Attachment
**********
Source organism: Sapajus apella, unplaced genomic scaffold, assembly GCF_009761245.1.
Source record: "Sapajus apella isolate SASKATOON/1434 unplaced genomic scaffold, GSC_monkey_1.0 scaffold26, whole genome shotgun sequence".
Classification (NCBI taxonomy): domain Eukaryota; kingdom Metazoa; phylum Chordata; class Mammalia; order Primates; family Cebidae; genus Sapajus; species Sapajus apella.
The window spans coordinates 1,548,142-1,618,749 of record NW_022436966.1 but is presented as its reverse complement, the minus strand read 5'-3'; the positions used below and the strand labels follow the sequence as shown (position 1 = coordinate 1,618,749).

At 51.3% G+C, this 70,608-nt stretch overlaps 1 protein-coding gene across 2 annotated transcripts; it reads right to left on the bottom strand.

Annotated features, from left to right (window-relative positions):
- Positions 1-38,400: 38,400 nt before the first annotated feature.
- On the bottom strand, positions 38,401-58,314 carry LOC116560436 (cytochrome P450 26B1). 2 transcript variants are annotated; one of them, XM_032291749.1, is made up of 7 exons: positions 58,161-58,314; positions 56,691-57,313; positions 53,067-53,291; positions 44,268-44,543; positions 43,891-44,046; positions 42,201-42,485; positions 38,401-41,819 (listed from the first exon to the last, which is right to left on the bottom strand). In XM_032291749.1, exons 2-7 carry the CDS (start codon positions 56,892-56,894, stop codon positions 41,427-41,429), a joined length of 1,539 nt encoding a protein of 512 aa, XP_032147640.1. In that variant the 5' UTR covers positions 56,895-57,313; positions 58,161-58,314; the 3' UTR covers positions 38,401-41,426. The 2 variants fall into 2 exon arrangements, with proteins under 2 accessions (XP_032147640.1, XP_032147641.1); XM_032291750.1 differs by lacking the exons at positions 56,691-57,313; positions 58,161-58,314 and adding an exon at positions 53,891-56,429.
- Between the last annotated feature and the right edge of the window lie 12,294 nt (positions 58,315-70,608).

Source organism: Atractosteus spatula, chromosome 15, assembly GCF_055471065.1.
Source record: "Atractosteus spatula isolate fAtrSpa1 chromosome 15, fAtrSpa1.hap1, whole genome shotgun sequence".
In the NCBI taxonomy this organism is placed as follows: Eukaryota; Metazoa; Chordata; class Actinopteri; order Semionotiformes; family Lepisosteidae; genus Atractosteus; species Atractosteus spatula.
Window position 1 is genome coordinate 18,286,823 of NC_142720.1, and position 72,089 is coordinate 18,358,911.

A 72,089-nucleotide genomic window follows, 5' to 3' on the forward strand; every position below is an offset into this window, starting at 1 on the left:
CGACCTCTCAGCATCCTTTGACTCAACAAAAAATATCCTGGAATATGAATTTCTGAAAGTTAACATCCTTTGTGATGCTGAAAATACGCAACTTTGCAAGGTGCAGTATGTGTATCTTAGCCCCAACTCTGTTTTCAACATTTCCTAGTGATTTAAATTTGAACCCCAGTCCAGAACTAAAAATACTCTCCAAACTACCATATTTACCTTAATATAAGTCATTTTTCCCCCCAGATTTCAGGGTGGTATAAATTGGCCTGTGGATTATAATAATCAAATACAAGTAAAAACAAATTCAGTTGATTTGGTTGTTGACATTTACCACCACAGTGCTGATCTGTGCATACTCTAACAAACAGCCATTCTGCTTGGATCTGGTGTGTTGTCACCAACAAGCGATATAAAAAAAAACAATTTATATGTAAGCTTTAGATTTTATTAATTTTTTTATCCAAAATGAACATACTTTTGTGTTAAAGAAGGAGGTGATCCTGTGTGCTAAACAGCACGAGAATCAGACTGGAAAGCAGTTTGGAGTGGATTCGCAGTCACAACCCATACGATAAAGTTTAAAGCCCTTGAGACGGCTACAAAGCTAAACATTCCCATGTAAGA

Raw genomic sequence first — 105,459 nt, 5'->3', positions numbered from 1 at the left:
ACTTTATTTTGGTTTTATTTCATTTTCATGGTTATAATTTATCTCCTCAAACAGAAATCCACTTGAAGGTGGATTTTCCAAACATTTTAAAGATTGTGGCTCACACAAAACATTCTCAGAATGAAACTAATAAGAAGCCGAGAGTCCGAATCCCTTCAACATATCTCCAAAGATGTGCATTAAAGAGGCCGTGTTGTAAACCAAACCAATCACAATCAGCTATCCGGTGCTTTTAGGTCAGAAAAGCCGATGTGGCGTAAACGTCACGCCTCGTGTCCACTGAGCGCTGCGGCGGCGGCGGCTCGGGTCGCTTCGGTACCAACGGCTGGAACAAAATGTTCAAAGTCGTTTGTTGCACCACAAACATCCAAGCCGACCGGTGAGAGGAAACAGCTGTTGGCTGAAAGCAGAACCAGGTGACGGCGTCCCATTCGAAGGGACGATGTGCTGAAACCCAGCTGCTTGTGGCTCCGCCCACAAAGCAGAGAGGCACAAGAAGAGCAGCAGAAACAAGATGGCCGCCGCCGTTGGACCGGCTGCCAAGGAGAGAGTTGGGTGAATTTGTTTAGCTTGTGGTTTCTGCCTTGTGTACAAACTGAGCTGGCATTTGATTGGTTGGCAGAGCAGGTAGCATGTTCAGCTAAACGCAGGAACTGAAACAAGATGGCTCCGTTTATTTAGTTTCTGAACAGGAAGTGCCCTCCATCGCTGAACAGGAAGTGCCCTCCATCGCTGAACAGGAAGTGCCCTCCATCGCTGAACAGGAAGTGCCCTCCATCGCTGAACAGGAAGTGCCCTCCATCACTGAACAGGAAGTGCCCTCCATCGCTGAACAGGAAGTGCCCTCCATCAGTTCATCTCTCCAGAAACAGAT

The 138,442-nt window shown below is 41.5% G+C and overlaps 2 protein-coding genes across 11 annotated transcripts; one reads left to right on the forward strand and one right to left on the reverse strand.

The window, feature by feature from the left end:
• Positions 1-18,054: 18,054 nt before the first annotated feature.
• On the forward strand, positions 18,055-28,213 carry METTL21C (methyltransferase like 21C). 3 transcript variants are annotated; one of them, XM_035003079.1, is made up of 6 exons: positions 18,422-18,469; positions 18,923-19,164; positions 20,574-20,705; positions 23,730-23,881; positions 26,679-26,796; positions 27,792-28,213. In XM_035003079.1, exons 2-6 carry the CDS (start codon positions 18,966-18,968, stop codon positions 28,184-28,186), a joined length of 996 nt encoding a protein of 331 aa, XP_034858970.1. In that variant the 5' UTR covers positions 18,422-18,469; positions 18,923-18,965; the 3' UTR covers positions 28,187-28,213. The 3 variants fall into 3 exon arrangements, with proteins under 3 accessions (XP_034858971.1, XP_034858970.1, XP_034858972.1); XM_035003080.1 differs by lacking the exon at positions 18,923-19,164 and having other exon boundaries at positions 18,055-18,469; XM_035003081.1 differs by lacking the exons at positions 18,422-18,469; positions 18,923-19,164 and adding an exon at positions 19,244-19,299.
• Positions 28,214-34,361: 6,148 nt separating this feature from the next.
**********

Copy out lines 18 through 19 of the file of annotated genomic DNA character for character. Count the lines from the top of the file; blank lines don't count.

The 138,442-nt window shown below is 41.5% G+C and overlaps 2 protein-coding genes across 11 annotated transcripts; one reads left to right on the forward strand and one right to left on the reverse strand.

The window, feature by feature from the left end: